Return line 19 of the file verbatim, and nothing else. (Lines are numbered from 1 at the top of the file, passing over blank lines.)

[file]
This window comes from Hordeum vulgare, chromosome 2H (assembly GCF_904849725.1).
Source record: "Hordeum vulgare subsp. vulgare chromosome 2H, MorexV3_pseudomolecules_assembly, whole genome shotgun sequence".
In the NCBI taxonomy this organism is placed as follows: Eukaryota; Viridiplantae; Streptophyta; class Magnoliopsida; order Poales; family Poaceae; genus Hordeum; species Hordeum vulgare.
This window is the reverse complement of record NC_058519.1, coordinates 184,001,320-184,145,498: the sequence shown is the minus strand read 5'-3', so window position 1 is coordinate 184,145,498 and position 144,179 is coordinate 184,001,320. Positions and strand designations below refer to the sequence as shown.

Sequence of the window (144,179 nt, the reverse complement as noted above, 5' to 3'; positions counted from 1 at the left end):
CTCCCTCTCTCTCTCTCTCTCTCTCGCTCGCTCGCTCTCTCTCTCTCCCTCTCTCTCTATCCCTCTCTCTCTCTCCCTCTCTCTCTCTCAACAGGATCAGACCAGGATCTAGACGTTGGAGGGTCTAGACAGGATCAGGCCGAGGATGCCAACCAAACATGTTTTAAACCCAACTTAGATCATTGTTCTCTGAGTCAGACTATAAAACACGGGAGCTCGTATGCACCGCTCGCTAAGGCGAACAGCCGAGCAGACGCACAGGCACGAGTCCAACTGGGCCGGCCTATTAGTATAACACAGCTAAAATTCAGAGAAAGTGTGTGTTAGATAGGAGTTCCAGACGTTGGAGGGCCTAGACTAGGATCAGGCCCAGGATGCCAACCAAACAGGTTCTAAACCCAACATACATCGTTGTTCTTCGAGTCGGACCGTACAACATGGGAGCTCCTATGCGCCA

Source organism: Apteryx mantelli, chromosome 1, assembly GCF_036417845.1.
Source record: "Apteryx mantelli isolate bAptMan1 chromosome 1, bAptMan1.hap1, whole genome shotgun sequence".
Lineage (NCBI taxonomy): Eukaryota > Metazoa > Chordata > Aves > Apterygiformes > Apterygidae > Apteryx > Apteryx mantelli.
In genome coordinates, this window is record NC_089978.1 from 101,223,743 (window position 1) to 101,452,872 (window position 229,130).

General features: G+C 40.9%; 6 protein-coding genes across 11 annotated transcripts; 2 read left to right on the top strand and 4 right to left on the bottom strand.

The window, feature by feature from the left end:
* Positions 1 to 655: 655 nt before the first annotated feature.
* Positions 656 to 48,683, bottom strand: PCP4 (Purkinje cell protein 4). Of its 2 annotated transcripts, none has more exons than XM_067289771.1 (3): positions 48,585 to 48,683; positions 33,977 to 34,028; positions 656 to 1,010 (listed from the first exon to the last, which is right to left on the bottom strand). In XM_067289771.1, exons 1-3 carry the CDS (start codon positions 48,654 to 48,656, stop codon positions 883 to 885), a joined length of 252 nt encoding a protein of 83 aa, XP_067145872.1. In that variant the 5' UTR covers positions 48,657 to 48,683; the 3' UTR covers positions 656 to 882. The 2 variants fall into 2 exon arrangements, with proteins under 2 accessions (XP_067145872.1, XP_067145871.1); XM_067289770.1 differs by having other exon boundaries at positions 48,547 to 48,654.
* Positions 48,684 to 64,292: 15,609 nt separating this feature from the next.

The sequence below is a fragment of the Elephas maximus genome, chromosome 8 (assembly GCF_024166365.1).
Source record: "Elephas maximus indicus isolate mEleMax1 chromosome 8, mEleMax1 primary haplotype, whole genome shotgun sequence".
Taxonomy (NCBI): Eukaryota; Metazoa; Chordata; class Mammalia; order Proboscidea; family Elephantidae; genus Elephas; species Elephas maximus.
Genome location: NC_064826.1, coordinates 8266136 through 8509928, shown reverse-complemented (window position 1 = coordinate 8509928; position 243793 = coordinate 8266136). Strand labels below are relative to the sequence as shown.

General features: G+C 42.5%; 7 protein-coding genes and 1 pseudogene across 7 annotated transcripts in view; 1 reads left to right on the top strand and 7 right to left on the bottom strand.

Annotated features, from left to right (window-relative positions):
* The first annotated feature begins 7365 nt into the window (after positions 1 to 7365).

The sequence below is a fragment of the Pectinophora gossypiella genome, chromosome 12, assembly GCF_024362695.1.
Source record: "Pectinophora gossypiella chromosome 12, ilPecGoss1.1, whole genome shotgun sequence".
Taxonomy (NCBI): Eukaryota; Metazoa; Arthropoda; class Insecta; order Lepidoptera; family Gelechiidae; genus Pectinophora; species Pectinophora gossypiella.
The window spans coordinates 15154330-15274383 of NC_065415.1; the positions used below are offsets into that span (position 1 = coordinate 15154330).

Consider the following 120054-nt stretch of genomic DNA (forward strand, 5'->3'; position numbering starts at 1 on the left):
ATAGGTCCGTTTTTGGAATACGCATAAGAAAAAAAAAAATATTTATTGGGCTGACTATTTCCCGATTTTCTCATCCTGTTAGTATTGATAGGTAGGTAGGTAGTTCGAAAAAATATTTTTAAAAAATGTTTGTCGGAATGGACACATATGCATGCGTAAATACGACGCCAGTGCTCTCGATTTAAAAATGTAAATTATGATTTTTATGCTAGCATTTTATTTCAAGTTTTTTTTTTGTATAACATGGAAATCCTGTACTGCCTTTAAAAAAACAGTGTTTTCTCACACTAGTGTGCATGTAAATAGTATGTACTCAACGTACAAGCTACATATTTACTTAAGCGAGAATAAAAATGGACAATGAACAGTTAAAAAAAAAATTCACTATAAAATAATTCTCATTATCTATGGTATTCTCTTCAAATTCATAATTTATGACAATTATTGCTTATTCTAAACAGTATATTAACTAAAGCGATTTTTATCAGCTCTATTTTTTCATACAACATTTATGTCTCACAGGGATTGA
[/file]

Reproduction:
Genome location: NC_064826.1, coordinates 8266136 through 8509928, shown reverse-complemented (window position 1 = coordinate 8509928; position 243793 = coordinate 8266136). Strand labels below are relative to the sequence as shown.